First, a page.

I broke an arm on my GEPRC Smart 3.5″ drone when testing the GoPro Hero10 Bone. It was impossible to get a replacement bottom plate in Europe (it’s a unibody design), the only option was to order it directly from China which costs over $25 plus one to two months of waiting. So I decided to just rebuild it with another 3.5″ frame, the Sohei Mk2 from roninUAV.
Massive thank you to Rob from roninUAV for sending me this frame to play with! You can find him on IntoFPV under the username “the.ronin”.
The GEPRC Smart 3.5″ FPV drone is a great BNF model which I recommend, see my review for more. Only complain I have is how hard it is to get replacement parts locally. That’s why it’s so appealing to get your frame from a reliable vendor that you know there will be replacement parts available when you need it.
In feudal Japan, the sohei were Buddhist warrior monks known to reside among the mountain shrines.
Where to Buy?
Get the Sohei Mk2 frame from: https://roninuav.com/shop/sohei-mk2/
FC / 4in1 ESC mount support:
- 25.5×25.5mm (whoop board)
FC stack clearance (stack height limit): 20mm
VTX mount support:
FPV Camera mount: 19mm (Micro Camera)
Motor mount support: 9x9mm to 12x12mm
- Wheelbase: 164mm
- Width: 134mm
- Length: 96mm
Carbon fibre sheet:
- Arm thickness: 3.5mm
- Bottom plates thickness: 1.5mm and 3mm
- Top plate thickness: 1.5mm
- Camera mount plates thickness: 2mm
Frame weight: 48g
The manual that comes with the frame:
Closer Look at the Sohei Mk2 Frame
This is not exactly a usual review, just me sharing my experience with this frame after building it.
It was originally designed for 3-inch propellers, but the frame designer Rob recently added option for 3.5″ propellers. It’s basically the exact same frame, just longer arms that support the larger propellers. This allows me to simply migrate all the electronics from my GEPRC Smart to this frame without much of a hassle.
The first thing I noticed was that the carbon fibre are not chamfered. You can file and round the edges yourself.
The bottom plates use seated clinch nuts to keep assembly super easy, and replacing the arms convenient.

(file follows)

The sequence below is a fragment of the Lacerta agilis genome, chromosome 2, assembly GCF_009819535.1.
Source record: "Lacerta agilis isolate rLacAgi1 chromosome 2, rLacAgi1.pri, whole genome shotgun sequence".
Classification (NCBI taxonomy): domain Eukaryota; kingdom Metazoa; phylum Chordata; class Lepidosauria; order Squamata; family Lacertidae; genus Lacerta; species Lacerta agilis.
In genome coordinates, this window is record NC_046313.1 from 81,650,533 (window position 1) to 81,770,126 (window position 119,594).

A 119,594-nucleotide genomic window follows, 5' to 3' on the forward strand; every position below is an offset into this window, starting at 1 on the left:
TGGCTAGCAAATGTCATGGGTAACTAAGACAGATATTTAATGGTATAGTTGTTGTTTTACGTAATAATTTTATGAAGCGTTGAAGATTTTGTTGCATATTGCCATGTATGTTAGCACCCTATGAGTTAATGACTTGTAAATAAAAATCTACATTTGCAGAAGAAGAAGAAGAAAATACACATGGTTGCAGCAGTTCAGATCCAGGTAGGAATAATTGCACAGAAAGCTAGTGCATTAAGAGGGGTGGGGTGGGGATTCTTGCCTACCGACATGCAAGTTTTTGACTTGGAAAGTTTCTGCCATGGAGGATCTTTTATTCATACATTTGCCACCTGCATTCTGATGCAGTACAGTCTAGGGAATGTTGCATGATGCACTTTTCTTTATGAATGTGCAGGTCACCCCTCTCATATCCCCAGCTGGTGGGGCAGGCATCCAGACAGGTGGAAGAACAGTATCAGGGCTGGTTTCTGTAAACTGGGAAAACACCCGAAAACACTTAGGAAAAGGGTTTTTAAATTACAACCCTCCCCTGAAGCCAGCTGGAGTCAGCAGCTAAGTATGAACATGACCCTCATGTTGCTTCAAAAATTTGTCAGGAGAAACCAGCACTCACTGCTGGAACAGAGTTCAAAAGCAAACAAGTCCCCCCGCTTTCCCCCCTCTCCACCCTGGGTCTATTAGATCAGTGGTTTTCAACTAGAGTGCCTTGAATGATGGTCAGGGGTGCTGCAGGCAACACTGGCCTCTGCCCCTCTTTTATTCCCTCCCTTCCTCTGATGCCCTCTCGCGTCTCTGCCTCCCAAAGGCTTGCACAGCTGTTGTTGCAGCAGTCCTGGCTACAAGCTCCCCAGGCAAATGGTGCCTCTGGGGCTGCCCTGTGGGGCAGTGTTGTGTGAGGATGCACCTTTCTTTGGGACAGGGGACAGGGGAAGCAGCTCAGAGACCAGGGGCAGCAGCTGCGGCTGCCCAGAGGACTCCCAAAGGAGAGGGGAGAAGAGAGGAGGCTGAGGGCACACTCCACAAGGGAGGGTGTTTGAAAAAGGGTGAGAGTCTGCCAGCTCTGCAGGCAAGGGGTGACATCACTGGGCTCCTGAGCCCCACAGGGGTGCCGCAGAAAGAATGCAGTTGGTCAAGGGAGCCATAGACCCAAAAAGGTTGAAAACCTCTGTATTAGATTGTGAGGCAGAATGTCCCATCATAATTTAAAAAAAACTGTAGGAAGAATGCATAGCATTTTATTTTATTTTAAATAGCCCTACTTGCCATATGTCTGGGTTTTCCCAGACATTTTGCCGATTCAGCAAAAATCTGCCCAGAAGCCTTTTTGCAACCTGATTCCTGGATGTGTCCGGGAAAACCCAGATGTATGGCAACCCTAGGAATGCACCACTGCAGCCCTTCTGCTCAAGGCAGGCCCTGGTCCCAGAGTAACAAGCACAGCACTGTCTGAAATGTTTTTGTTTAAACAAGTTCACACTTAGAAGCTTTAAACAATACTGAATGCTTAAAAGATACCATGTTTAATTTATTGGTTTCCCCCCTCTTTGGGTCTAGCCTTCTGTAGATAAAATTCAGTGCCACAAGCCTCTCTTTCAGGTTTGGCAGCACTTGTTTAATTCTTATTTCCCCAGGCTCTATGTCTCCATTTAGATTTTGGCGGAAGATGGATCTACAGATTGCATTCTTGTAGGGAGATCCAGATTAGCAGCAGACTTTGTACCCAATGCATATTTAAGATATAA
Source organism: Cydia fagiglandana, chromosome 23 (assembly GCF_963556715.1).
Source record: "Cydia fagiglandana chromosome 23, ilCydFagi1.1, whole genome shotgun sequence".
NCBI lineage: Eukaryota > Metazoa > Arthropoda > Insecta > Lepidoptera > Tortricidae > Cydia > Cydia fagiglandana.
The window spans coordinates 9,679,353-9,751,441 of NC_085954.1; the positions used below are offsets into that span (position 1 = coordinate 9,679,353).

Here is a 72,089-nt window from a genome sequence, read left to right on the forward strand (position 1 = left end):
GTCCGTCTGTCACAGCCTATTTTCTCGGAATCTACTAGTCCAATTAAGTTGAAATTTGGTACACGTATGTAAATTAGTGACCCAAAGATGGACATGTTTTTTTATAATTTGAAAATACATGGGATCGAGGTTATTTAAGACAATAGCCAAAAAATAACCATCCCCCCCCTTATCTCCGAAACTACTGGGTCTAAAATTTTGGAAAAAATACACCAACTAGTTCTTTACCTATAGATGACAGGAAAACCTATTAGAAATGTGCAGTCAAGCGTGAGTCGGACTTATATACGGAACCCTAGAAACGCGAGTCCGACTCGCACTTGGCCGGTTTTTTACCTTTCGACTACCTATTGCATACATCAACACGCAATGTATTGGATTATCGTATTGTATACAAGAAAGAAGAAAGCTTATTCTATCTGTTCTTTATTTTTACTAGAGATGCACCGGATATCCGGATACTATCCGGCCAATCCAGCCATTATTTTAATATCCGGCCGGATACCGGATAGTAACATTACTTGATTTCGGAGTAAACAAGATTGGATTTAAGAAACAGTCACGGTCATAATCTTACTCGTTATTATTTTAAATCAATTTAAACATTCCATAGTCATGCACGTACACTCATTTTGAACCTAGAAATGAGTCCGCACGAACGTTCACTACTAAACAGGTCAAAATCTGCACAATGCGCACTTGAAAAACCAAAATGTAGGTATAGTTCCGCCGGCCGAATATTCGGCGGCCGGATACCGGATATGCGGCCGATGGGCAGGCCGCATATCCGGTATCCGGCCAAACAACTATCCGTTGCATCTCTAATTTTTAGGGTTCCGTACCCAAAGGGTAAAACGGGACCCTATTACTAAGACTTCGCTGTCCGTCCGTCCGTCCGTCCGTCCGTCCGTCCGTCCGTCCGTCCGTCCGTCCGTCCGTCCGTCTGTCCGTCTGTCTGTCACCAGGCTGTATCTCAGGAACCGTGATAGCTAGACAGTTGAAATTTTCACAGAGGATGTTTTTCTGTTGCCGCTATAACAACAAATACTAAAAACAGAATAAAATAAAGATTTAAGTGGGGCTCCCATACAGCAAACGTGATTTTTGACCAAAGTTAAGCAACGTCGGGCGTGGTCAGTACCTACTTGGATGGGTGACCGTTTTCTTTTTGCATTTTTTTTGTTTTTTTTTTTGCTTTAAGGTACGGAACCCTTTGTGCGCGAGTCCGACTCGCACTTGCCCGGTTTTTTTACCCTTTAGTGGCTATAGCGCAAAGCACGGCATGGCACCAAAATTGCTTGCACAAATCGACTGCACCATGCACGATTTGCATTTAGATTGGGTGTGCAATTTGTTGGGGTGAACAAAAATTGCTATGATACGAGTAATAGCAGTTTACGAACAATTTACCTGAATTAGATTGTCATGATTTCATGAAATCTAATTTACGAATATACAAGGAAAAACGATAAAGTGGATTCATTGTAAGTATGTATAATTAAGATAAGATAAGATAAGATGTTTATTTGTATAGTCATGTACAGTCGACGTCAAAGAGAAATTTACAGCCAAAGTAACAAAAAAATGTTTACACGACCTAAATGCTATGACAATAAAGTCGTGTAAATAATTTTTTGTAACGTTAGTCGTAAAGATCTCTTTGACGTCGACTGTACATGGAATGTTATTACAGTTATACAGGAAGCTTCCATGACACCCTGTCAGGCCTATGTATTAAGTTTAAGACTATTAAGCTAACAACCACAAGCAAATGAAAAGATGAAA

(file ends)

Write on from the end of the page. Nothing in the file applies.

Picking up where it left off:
It also uses countersunk bolts to keep the bottom of the frame flat and smooth.
The roninUAV Mk2 frame supports all the common FC / 4in1 ESC mount sizes for a 3-inch FPV drone: 16×16, 20×20 and whoop boards. In the rear of the frame there are mounting holes for your VTX too with 16×16 or 20×20 holes as well. It allows 20mm stack height, which is plenty.
The camera mount supports FPV cameras with 19mm width.
The MK2 frame with the longer 3.5″ arms weighs about 48g, which is only 2 grams heavier than the GEPRC Smart frame’s 46g (with arm braces).
It was relatively easy to move all the components over to the new frame, I only had to make the wires between the FC and Caddx Vista a bit longer so I could mount the VTX at the back (as it was originally mounted on top of the FC).
The other change was the FC, I had to rotate it 45 degrees in the Mk2. That was an easy change in Betaflight, just needed to set Board Alignment, Yaw to 45.
There’s no TPU mount included for the RX and VTX antennas, so you need to get creative with mounting them. I simply use the same 3D printed mounts from the GEPRC Smart. Obviously the standoffs have different width, I pushed the mounts into one standoff and tied the other hole to the other standoff. That seems to work fine and saves me a lot of trouble designing a whole new mount for it.
And here we have it! The Smart 3.5″ brought back to live in the roninUAV Mk2 ! (don’t mind the missing props, still on the slow boat!)
All up weight is about 156g, which is slightly heavier than the Smart’s 150g.
- I love it comes with spare screws and standoffs
- Carbon fibre not chamfered
- There are only two front standoffs, most HD cam mounts require 4 screws, so it gets tricky how to mount your HD cam on this frame. Maybe you can get away with just two screws but might not be very secure/stable
- On the bottom, the arms are held in place using countersunk bolts, however, the front two standoff screws are button head which kind of defeats the purpose of having a totally flat surface on the bottom
- No 3D printed VTX / RX antennas mount included, so you need to get creative on how to mount them
- Rear standoffs blocks DJI Vista USB port (doesn’t matter which way you mount it), not an issue if you use Analogue VTX
- The tip of the arms could use a bit more protrusion for motor protection, or we could 3D print skids that go under the motor, which also include this feature